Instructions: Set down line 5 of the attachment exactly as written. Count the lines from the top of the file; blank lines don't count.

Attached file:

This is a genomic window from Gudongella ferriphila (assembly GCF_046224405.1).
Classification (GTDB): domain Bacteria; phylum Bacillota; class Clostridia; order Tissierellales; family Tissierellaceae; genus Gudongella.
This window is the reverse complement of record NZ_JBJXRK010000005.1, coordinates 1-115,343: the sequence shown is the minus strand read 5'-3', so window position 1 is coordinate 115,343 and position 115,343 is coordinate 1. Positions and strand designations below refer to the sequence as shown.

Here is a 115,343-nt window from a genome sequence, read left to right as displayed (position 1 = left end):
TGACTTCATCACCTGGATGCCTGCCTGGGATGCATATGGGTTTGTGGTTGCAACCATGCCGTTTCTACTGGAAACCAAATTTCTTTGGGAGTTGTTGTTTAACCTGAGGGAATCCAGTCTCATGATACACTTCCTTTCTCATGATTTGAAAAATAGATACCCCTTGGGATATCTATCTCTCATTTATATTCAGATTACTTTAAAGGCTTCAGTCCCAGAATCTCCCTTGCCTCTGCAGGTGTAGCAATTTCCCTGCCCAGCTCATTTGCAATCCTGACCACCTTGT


TGACTTCATCACCTGGATGCCTGCCTGGGATGCATATGGGTTTGTGGTTGCAACCATGCCGTTTCTACTGGAAACCAAATTTCTTTGGGAGTTGTTGTTTAACCTGAGGGAATCCAGTCTCATGATACACTTCCTTTCTCATGATTTGAAAAATAGATACCCCTTGGGATATCTATCTCTCATTTATATTCAGATTACTTTAAAGGCTTCAGTCCCAGAATCTCCCTTGCCTCTGCAGGTGTAGCAATTTCCCTGCCCAGCTCATTTGCAATCCTGACCACCTTGT